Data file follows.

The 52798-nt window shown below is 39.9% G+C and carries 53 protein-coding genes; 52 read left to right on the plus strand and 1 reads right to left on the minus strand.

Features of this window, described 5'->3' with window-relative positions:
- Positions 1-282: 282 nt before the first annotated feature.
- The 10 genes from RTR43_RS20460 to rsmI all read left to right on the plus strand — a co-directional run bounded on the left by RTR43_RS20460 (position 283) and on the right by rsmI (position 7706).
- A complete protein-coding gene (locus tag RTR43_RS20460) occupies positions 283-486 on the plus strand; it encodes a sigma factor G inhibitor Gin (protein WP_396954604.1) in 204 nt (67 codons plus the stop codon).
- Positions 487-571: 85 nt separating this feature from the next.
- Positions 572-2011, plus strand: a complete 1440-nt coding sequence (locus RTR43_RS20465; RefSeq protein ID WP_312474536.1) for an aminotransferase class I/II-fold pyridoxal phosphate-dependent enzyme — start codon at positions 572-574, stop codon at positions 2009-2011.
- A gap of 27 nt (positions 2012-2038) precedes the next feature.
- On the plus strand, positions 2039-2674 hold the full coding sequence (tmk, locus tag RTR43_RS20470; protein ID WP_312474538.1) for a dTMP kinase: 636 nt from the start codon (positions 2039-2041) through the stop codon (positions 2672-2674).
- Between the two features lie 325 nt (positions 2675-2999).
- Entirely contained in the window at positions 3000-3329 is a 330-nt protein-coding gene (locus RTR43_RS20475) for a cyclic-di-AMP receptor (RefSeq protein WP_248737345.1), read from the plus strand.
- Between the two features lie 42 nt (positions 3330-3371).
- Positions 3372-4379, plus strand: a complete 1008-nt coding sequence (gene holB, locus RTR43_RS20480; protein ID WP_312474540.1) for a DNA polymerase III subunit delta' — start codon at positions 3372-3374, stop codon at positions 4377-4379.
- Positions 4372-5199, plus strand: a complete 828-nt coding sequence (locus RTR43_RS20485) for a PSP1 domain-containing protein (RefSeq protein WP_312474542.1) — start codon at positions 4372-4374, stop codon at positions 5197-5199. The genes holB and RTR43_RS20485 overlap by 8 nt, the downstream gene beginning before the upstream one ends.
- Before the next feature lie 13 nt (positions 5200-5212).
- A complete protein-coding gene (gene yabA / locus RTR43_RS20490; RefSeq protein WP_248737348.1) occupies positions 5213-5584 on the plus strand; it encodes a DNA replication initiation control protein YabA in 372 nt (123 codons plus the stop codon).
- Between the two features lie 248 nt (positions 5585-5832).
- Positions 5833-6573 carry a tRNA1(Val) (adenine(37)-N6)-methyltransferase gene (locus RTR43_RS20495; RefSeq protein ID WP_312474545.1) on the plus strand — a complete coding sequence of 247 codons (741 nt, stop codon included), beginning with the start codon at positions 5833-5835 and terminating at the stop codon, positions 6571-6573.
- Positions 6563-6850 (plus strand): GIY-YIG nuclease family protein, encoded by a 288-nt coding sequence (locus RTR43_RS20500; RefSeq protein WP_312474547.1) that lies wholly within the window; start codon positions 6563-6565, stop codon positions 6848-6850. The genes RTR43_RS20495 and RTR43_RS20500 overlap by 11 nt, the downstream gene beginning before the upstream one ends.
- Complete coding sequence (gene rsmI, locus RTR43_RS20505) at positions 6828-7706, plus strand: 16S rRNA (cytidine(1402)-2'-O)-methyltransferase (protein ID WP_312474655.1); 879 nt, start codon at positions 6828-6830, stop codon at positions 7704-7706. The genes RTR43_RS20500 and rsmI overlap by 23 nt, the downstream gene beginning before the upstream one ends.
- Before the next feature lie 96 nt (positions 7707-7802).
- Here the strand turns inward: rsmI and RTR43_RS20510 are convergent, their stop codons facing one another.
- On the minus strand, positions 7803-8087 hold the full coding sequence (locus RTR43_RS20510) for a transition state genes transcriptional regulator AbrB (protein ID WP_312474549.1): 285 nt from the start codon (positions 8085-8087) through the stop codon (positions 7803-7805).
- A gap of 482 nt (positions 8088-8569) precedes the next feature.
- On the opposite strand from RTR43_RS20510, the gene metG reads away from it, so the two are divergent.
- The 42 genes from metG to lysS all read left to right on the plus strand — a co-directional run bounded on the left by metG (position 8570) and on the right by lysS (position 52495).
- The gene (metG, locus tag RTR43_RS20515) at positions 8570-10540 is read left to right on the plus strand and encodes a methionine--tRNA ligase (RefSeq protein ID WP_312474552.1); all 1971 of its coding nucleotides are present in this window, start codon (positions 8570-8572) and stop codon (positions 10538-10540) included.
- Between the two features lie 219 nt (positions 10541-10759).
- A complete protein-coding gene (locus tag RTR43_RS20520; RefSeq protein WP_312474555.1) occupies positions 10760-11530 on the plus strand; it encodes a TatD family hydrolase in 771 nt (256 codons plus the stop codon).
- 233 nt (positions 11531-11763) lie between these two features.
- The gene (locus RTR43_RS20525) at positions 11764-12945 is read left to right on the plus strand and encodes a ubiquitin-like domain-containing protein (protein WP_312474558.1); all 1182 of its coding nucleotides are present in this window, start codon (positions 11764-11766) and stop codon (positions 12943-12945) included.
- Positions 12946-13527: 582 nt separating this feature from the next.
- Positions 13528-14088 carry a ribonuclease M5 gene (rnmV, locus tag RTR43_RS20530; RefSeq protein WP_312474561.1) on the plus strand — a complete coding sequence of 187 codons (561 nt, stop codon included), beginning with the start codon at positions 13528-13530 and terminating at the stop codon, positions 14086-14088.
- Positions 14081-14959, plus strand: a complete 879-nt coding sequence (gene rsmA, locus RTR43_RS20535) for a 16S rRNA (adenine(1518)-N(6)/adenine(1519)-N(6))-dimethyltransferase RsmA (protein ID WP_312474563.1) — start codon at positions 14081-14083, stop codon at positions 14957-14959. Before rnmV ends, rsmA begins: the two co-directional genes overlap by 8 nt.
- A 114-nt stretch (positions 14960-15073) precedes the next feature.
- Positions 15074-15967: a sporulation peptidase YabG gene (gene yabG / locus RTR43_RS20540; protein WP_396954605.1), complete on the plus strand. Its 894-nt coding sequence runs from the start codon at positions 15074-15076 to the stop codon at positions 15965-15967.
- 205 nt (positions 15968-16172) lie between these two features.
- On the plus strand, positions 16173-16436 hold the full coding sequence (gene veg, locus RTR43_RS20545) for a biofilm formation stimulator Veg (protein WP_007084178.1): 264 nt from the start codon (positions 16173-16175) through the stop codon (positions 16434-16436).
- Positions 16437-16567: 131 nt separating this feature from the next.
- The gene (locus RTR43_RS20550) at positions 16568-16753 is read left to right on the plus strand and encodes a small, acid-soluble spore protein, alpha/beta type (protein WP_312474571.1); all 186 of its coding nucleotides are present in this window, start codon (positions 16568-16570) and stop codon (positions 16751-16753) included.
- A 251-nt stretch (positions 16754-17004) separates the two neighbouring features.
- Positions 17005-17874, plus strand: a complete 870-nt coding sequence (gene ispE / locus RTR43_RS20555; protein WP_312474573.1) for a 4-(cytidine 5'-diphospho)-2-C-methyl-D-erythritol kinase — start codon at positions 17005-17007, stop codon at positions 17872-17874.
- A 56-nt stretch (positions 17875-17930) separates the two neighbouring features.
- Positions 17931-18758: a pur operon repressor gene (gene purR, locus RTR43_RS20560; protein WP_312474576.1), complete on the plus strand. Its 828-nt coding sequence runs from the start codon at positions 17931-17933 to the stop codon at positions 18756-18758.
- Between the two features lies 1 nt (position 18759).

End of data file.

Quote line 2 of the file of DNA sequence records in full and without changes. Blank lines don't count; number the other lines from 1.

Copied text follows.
Features of this window, described 5'->3' with window-relative positions: